Tumor Policy for Mice and Rats

I. Policy

A. All injectable and/or implantable materials used for establishing tumors in animals must first be submitted for review according to the IACUC Policy for Pathogen Testing of Biological Materials Pending, Spring 2009. In addition, human tumor lines require IBC review and approval.

B. The visible size of the tumor is only one of the criteria used for determination of humane endpoint. The overriding consideration for humane endpoints of oncological experiments as well as spontaneous tumors must be the overall health of the animal. For subcutaneous tumors the maximum allowable size is 20 mm in diameter for a mouse or 40 mm diameter for a rat. If the animal is host to more than one tumor, this size is the maximum allowable size for all tumors combined.

C. All tumor-bearing animals must be observed on a scheduled basis (see I. D below) and findings documented to assess the progress of tumor growth and/or metastasis, and the general condition of the animal. Records must be kept and be available in the animal room with all pertinent information including time and frequency of monitoring sessions, the name of the person monitoring the animals, identification of the animals, protocol number, the number of animals displaying symptoms, types of symptoms, and any treatments given to the animals.

D. After a tumor or cell line has been injected animals must be observed 3X/week and weighed at least 2X/week and findings documented. Once signs of morbidity have been identified or a tumor has reached 50% of the maximum allowable size or 10 mm in any dimension in mice and 20 mm in any dimension in rats, the animal must be observed daily, including weekends and holidays and findings documented.

E. The site of tumor implantation should be chosen to minimize damage to adjacent normal structures. Sites involving the special senses should be avoided. Clearly defined endpoints must be stated in the IACUC protocol if different from those stated in this policy.

F. In circumstances involving declining health status, morbundity, or unrelieved pain and discomfort, every attempt will be made contact the PI and to reach consensus with the PI bearing experimental endpoints in mind. However, the final analysis and discharging of the BU animal care and use regulatory responsibility rests with the Attending Veterinarian.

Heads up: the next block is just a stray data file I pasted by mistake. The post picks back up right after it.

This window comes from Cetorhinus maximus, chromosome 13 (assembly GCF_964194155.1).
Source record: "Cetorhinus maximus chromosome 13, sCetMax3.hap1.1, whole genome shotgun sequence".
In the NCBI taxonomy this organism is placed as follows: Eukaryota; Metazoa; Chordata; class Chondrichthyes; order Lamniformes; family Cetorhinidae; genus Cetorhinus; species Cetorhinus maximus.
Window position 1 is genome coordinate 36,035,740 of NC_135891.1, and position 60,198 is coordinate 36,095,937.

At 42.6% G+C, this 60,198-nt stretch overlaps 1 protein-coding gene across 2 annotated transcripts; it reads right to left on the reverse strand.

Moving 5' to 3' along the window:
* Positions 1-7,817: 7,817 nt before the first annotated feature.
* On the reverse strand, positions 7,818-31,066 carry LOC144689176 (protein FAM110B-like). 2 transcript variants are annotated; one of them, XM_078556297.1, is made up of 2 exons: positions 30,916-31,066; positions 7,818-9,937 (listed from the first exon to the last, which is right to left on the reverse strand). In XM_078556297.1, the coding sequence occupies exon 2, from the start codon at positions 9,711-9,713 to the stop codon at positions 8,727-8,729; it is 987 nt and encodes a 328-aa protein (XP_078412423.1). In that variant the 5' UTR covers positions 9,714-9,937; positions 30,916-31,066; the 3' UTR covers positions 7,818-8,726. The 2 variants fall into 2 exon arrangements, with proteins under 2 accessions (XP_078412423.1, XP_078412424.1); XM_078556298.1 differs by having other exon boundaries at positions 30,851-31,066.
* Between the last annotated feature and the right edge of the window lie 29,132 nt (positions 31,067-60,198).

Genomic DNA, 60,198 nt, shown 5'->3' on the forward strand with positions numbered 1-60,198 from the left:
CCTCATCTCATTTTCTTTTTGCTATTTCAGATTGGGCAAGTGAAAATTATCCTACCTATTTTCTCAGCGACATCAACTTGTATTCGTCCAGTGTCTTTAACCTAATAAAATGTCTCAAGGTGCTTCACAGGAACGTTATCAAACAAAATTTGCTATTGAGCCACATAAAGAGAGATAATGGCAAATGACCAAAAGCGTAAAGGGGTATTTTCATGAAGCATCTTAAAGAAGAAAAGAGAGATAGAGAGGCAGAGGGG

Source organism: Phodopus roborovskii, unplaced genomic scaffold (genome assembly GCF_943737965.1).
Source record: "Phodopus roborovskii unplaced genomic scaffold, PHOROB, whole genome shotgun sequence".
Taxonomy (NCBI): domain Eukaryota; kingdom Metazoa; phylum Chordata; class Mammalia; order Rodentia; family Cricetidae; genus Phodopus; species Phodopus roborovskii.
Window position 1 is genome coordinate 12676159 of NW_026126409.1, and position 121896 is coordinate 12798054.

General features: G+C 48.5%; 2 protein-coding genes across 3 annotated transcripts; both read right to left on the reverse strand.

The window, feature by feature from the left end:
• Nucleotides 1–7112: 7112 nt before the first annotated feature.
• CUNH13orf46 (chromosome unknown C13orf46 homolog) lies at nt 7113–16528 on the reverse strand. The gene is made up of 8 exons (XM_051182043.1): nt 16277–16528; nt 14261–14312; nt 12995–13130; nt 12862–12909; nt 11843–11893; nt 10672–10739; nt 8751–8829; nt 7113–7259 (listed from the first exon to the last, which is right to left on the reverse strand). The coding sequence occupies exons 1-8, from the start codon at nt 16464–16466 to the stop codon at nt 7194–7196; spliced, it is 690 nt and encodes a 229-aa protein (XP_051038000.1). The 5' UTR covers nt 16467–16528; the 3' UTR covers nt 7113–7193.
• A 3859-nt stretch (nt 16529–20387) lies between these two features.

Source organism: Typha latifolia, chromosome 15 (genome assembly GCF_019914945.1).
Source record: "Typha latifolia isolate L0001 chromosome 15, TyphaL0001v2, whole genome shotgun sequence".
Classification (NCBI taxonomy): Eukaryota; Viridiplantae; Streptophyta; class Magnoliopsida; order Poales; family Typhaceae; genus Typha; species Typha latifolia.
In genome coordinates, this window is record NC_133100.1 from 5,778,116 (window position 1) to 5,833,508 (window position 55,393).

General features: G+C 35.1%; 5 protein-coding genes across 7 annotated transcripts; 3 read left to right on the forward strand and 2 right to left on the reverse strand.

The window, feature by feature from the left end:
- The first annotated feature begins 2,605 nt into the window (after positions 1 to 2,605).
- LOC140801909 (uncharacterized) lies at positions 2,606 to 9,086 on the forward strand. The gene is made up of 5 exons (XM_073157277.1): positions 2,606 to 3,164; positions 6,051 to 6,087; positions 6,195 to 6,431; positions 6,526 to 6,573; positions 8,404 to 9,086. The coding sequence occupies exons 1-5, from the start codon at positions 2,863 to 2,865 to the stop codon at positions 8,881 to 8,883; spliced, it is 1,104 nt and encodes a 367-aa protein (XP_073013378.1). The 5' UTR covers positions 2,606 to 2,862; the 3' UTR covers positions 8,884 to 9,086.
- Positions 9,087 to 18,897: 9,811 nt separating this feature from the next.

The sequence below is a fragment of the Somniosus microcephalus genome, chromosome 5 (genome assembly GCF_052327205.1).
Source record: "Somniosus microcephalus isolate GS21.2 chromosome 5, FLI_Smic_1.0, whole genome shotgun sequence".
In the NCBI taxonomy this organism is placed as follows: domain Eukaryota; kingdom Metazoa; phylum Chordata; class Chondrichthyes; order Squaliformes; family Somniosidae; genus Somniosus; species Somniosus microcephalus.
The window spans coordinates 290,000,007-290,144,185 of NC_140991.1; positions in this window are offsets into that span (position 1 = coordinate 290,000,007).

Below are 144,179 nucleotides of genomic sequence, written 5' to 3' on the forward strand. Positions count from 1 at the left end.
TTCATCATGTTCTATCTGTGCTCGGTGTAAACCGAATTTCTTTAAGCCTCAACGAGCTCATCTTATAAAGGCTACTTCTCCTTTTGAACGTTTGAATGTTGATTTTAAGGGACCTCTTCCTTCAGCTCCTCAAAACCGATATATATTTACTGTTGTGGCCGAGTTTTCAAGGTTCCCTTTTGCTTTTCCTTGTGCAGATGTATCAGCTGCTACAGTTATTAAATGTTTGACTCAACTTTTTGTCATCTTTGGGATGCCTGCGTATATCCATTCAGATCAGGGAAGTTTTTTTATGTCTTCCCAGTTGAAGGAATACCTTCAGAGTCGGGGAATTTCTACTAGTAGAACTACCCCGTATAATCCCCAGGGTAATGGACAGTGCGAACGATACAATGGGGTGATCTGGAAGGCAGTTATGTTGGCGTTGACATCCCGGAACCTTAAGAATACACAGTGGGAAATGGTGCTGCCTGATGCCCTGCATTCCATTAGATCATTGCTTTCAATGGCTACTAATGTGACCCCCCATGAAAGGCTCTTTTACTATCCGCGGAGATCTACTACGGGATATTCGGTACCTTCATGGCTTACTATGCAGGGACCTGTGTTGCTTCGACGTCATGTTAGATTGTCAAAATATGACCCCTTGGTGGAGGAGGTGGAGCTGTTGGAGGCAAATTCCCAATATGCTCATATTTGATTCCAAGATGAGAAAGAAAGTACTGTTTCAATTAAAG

II. Experimental Tumor Models

 

A. Injecting tumor cells in rodents, usually mice, is an accepted experimental procedure for the purpose of either propagating a tumor line or for studying various cancers and cancer treatments.

B. Mutant or genetically engineered mice with predisposition for developing a certain tumor are used in order to study specific cancers.

C. Chemically induced tumors.

III. Spontaneous, Naturally Occurring Tumors and Masses

 

Naturally occurring tumors or masses are also found in laboratory rodents, as well as in other animals including humans. These may include benign masses such as lipomas (usually benign unless interfering with a physiologic function), but can also be cysts, hematomas, abscesses or masses of various etiology. Animals being diagnosed with a non-experimental tumor or mass must be evaluated as soon as possible. Depending on the findings and the condition of the animal, the PI may decide to euthanize the animal. Humane Endpoints as listed in this policy are determinants for euthanasia.

 

Rats and mice sometimes develop tumors as part of their genetic predisposition. Examples of these are mammary tumors in both rats and mice, pituitary tumors in aging Sprague-Dawley rats and interstitial cell tumors in male Fisher-344 rats. There are many others, most frequently seen as the animal gets older.

IV. Induction of the Animal Cancer Model

 

Transplantable tumors may be induced orthotopically, in the tissue or site of origin, or ectopically, usually subcutaneously in the flanks or by intravenous injection. Changing the inoculation site may change the growth characteristics of the tumors. Knowledge of the origin, incidence, and time of onset of spontaneously developing tumors in the host animal is necessary if experiments or animal welfare are not to be compromised.3

 

 

To promote the engraftment of some experimental tumor lines, it may be necessary to modify the recipient’s immunologic or physiologic status. Low-level whole body irradiation or immunosuppressive agents are frequently used to further suppress the immune response of immunodeficient rodents before inoculation with human tumor xenografts.

 

V. Clinical Presentations of Animals on Oncology Study

 

Many tumors grow rapidly and can compromise the health and well-being of the animal. If the tumor is subcutaneous or on the skin’s surface, it can become large enough to interfere with the animal’s locomotion, grooming and ability to eat and drink or other physiological functions or become a metabolic burden. In addition, tumors can ulcerate and become necrotic, thus giving rise to secondary bacterial infections and/or cause fluid drainage. If the tumor metastasizes into a major body cavity, either the abdominal, the chest cavity or cranium it can compromise respiration, digestion, urination or defecation and in some cases, locomotion. Though the specific tumor biology, implantation site, host status, mode of growth, and the nature of associated treatments preclude development of precise guidelines for the upper limits of tumor size, the following general guidelines should be followed: